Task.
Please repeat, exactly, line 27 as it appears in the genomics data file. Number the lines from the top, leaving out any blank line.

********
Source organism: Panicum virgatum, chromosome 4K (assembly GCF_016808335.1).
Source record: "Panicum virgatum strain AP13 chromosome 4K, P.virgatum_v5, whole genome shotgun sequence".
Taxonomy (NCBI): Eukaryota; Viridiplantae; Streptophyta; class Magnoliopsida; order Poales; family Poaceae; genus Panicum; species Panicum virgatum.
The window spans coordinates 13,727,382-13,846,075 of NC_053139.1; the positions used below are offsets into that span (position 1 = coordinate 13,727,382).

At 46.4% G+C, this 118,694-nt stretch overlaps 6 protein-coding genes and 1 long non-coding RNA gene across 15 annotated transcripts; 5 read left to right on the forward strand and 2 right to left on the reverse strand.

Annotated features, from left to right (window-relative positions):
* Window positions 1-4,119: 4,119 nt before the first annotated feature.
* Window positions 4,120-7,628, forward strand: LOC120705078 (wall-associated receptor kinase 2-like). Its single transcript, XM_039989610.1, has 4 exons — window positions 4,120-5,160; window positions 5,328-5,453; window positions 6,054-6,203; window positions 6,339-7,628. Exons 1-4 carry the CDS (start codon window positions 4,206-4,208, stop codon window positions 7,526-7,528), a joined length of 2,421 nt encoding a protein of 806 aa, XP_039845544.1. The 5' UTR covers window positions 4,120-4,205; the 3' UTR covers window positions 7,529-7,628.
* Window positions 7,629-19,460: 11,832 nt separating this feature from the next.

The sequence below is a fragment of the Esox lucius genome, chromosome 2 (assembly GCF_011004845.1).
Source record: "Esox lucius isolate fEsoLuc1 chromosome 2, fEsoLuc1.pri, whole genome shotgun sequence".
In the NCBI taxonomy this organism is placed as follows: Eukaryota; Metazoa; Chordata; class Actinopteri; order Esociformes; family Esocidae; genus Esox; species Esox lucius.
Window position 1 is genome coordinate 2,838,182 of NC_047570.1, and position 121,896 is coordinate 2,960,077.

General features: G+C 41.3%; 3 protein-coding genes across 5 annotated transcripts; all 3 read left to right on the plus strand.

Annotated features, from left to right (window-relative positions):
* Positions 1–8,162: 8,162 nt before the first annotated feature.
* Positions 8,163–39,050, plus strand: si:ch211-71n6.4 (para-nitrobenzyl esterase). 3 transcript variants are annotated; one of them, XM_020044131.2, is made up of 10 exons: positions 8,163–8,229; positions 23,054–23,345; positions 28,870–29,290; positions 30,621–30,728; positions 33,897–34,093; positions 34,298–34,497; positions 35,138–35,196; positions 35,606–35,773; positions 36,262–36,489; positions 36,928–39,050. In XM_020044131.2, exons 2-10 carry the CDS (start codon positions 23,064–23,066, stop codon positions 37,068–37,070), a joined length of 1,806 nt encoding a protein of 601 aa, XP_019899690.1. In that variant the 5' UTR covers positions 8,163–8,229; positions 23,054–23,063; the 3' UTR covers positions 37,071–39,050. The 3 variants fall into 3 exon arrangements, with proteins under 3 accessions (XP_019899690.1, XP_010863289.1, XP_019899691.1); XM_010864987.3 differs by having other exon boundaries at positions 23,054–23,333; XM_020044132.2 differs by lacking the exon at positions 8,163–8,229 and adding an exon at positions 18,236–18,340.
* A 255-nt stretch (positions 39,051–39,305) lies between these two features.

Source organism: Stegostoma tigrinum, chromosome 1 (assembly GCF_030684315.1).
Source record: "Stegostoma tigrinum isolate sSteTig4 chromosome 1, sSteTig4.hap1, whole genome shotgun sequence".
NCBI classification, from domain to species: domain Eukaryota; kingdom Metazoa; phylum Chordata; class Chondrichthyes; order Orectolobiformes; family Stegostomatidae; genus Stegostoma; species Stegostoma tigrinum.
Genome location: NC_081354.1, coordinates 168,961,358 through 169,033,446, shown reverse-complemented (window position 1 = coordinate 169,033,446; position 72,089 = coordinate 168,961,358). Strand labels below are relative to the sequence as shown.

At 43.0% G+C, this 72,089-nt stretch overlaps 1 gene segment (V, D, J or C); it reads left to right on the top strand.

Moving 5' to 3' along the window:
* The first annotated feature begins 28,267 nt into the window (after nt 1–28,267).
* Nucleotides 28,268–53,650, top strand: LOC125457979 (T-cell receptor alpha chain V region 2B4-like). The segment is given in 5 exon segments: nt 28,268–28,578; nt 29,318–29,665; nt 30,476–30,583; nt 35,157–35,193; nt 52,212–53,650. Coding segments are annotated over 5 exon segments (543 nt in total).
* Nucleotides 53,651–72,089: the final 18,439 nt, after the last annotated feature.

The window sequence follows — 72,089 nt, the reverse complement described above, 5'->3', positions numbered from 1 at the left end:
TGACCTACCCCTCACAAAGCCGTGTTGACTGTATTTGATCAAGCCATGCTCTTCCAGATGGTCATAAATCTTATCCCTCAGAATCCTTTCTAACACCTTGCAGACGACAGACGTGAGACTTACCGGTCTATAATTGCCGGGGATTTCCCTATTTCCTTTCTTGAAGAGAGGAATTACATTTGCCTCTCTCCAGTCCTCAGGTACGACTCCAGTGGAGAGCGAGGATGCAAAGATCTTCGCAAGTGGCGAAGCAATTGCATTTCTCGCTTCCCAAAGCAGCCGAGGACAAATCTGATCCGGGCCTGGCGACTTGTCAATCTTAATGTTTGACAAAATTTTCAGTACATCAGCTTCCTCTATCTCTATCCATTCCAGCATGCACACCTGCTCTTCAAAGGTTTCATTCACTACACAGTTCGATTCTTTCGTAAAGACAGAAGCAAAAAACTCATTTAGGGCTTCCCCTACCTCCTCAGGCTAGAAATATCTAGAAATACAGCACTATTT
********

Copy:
* Nucleotides 53,651–72,089: the final 18,439 nt, after the last annotated feature.